Japan factory output slows in July but outlook still upbeat

TOKYO • Japan's industrial production slowed in July from June, but continued strong exports and a cheap yen mean the slowdown may be temporary.

Industrial production fell 0.8 per cent from June, when it rose by 2.2 per cent. Year-on- year production climbed 4.7 per cent.

Production is forecast to rise 6 per cent last month and drop 3.1 per cent this month.

"There's no need to change the view that production is on the recovery path because of today's slightly weaker-than-expected data," said economist Shinichiro Kobayashi at Mitsubishi UFJ Research and Consulting. The numbers show that factory output is not going to speed up so much as to lead the economy.

Buoyed by a competitive yen and a recovery in global demand, Japan is on the way to a seventh straight quarter of economic growth. Exports have increased strongly all year, though risks from North Korea have caused swings in the currency and regional markets.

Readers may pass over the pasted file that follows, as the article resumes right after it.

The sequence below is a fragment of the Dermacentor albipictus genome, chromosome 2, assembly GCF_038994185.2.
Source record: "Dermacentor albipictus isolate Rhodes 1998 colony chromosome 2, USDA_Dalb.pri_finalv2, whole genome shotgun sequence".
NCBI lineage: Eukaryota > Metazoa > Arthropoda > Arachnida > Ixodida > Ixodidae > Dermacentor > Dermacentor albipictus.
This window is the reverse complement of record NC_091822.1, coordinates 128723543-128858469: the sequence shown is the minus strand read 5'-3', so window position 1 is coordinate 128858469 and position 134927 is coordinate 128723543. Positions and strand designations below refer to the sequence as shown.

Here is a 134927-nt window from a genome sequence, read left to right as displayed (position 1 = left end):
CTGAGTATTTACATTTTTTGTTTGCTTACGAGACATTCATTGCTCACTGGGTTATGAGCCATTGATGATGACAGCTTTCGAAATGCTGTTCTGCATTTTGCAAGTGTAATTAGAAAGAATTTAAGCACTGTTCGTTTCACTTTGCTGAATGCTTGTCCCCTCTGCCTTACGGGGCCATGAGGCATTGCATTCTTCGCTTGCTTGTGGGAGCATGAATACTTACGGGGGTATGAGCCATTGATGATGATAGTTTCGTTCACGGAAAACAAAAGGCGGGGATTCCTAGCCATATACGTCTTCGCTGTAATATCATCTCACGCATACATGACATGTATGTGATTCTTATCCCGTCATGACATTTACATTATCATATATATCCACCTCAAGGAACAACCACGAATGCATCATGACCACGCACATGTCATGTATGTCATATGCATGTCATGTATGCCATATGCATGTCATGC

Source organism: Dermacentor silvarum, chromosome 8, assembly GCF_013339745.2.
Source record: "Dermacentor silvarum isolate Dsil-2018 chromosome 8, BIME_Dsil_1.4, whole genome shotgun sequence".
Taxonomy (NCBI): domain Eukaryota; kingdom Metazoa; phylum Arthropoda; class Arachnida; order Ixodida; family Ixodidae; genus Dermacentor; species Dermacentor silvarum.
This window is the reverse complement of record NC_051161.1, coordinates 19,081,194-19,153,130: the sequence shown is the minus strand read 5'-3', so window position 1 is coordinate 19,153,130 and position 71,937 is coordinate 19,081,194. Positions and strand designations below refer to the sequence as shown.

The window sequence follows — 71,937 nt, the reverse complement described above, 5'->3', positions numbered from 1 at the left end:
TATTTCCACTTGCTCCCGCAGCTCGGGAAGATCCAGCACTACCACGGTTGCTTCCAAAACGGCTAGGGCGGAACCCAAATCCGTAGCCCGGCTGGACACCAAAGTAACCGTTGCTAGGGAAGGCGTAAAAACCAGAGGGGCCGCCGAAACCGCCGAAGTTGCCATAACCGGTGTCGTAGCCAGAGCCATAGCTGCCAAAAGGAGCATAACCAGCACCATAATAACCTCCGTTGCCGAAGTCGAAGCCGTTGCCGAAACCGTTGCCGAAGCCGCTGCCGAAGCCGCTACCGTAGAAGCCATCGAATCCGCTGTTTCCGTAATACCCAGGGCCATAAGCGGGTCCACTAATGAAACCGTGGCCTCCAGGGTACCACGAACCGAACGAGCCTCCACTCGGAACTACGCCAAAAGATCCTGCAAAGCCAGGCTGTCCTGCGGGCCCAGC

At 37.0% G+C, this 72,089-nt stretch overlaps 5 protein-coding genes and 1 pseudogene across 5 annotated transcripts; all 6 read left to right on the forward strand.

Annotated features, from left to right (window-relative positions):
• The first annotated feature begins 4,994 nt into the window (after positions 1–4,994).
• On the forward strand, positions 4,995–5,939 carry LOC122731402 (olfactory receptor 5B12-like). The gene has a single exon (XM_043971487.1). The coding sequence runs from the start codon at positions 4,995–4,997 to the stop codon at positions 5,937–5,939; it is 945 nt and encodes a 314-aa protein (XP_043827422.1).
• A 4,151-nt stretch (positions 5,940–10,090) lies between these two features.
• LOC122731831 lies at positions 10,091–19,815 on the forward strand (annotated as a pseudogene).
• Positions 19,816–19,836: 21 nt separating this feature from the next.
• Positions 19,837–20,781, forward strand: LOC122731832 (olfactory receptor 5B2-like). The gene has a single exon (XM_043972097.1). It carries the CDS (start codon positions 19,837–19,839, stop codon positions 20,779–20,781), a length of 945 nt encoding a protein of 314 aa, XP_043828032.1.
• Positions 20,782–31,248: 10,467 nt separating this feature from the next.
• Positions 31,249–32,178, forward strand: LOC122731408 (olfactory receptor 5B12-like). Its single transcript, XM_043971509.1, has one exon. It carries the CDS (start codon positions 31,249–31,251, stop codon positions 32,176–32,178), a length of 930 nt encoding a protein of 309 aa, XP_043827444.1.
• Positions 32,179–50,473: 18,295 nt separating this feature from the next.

A drop in household spending but a pickup in retail sales offer a mixed picture this week of Japanese domestic consumption.

Mr Yoshimasa Maruyama, chief economist at SMBC Nikko Securities Inc, wrote in a note: "Industrial production is being supported by expanding domestic demand, but exports are making an especially big contribution."

Capital Economics' Marcel Thieliant said the "fall in industrial production in July points to a slowdown in Q3 even if activity recovers in August and September".

He said firms typically overstate forecasts, so figures for these two months may be lower than official estimates suggest.

Bloomberg Intelligence economist Yuki Masujima predicts output will fall in the third quarter, breaking five quarters of consecutive gains. A drop in the shipments of capital goods may also indicate downside risk for business investment.

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A version of this article appeared in the print edition of The Straits Times on September 01, 2017, with the headline 'Japan factory output slows in July but outlook still upbeat'. Print Edition | Subscribe